Zeke has seemingly made a lot of mistakes, but there is a method to his madness.

  24. ok, marbury has to go!!! If you look at Marbury’s career, every team has traded him away after 3 years because he makes the teams that bad.

    When he left NJ for PHO in exchange for Kidd, look how well NJ’s doing now. When he left Pho for NY, look how good PHO is doing now. Does no on see this but me????

    Yes, the ownership has problems, etc. But the biggest problem is Marbury. He is a half court, show off, stat whore shooting guard. He does not care about anything else except for his own stats.

    I hope Isiah realizes that Marbury is a sore loser unlike Kidd or Nash who makes their teams better. And dump his butt somewhere like Atalanta or Toronto where it doesn’t really matter for a 1st round draft pick.

    For the love of God, get rid of Marbury.

  25. can Marbury be traded for Jalen Rose or will they not touch that deal?
    will anyone touch this contract besides Isiah?
    and finally, if he won’t shoot (orlando game) why is he playing?

  26. Stephon Marbury
    PG — New York Knicks


    Marbury’s numbers (20.6 ppg, 8.3 apg, 1.2 spg) are as gaudy as his boast that he is the game’s best point guard. The results speak to the contrary. Four different teams, nine years in the league ? zero playoff series wins. How many relationships with potentially perfect partners ? Kevin Garnett, Amar? Stoudemire ? must Marbury poison before he takes an honest look at the common denominator in his run of bad luck ? himself.
    Text: Paul Forrester/SI.com

  27. With Marbury’s recent play and nonchalant comments to the media (or nonchalant play and recent comments), it is becoming clear the Knicks might need to consider what they could do to really start “rebuilding.” Granted the knicks have had an injury plagued low-post threat, but it is not working and the playoffs are not on the horizon for this team even in the lackluster Atlantic Division.

  28. what’s with larry brown obsession with starting people in their hometown? the david lee start in orlando was the most ridiculous of them all. he’s a classic energy guy off the bench, not a starter. his stat line looked awful, which was completely predictable for a guy who has no business in the starting unit.

    at first, the hometown start thing was just a quirky gesture — harmless while he spent the first month of the season assessing his players. but now, it seems really destructive to building any continuity.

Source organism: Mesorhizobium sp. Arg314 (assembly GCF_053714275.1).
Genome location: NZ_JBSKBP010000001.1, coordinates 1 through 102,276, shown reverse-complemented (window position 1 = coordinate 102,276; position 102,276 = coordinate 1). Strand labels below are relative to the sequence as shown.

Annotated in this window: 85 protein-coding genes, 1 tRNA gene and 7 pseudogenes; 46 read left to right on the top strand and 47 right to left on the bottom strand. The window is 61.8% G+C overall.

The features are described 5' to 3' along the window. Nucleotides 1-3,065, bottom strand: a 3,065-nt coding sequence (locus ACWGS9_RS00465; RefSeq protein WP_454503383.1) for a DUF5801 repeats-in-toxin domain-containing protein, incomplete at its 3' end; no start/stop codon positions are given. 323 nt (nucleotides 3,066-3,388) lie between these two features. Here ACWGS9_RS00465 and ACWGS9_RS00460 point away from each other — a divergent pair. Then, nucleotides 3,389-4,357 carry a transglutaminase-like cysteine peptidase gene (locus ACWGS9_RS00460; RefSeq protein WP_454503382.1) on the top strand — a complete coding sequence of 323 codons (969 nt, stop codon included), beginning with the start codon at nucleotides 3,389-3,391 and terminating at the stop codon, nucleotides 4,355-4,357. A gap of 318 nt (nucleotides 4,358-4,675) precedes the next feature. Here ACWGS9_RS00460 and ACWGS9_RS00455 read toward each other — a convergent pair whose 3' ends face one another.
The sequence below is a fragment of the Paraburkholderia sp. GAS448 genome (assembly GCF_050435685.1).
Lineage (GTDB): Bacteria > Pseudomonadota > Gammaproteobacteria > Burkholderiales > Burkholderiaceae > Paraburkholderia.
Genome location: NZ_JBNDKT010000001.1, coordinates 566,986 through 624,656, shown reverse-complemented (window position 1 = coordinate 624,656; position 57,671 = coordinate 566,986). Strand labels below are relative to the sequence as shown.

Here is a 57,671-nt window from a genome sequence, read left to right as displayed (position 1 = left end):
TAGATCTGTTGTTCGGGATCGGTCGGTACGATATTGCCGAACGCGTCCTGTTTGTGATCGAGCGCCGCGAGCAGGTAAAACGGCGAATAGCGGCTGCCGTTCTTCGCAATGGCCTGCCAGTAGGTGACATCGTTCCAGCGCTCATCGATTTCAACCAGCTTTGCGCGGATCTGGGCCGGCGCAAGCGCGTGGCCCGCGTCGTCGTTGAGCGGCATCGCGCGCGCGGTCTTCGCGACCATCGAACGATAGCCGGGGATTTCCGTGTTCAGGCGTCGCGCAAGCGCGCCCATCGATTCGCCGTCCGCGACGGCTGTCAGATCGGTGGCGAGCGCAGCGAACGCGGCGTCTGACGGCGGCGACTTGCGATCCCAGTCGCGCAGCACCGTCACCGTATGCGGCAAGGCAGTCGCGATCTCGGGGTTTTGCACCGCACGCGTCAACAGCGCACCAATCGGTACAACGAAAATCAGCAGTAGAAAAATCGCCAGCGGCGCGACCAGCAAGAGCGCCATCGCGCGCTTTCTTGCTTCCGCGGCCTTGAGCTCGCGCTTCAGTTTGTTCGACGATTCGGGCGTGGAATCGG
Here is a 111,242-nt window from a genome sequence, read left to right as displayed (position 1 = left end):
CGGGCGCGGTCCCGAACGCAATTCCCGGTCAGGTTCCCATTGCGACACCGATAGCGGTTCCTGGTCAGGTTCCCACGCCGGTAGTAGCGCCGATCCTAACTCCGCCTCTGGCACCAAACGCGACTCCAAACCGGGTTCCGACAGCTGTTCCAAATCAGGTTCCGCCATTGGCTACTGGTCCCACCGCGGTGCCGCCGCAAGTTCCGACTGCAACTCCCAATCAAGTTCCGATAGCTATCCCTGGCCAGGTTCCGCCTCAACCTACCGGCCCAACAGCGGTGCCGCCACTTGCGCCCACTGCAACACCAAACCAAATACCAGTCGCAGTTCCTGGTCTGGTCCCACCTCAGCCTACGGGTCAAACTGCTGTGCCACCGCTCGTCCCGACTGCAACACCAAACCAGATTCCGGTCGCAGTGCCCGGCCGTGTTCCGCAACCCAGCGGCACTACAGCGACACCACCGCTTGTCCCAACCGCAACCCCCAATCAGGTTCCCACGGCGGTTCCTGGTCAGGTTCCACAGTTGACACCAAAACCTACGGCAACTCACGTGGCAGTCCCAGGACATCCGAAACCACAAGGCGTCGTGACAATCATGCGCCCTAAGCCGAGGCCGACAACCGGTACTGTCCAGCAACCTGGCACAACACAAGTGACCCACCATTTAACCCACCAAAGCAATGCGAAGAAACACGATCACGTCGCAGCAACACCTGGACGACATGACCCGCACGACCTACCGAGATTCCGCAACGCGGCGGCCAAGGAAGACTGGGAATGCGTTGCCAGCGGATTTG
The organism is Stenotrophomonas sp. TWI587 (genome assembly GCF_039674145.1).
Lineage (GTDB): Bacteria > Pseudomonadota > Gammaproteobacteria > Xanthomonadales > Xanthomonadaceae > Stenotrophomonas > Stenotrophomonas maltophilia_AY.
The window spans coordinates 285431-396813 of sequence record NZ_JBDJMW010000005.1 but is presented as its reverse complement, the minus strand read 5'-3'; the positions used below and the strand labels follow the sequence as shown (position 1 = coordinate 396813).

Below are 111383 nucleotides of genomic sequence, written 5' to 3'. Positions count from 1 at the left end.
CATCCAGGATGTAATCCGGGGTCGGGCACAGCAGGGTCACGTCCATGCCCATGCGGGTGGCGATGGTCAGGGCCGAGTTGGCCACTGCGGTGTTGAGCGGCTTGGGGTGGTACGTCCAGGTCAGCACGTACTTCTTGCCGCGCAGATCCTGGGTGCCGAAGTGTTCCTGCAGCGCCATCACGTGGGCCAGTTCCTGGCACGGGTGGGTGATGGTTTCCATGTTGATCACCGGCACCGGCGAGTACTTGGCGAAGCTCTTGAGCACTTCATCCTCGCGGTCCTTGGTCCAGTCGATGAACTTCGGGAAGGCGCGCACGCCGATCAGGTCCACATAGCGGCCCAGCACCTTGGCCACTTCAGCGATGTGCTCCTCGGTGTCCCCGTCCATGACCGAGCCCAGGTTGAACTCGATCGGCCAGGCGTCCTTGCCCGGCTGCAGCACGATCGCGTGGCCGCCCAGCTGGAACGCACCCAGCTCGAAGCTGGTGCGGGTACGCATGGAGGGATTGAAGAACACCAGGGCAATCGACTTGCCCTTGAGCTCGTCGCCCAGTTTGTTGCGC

i’m not saying i know more than a hall-of-fame coach, but maybe that’s just the point. he’s a HOF coach, and he HAS to know that constantly messing with the starting unit undermines the team. i wonder if he’s not intentionally messing with this team to force isiah to get rid of guys he doesn’t like. LB’s a proven winner, but he’s also a proven egomaniac, a high-maintenance coach who has to have everything his way.

    i don’t like steph, but i believe him when he tells reporters that he’s really trying to do what coach says. it would be a shame if LB is intentionally undermining him by playing head games.

  29. For the love of god, can we please never see Antonio Davis, Jerome James, and perhaps Malik Rose on the floor ever again, except in garbage time? It kills me to see LB have Davis and James starting, and even running plays for them. Go to 82games.com and look at their on/off numbers. Play Jackie, Lee, and especially Frye! They all have game and upside. With them and Robinson, Ariza, Crawford, we’re a hectic, young, and yes, sloppy, team. Rather than just a depressing lottery team with no pick.

  30. hey big fella,

    oh man, thanks for that 82 games link. i might have to take a leave of absence from work to sift through all that data. your point about knicks young guns is plain as day in the numbers! LB has even acknowledged it in interviews, but somehow taylor, rose, davis and james still somehow end up getting minutes.

  31. Be careful when looking at those +/- numbers. Our young guns are playing most minutes against non-starters or unfortunately in garbage time which can make them look alot better than they are.

  32. Marbury should definitely be traded. He is playing and acting as if he wanted to force a trade.

    The only question to me is when to pull the trigger: now or at the end of the season.

  33. Great seeing David Lee out there, as well as Crawford and Marbury putting the team on their backs when it counted. They’re a lethal duo when they play with confidence. Stick with the kids, Larry, and let’s settle on a rotation. Great game!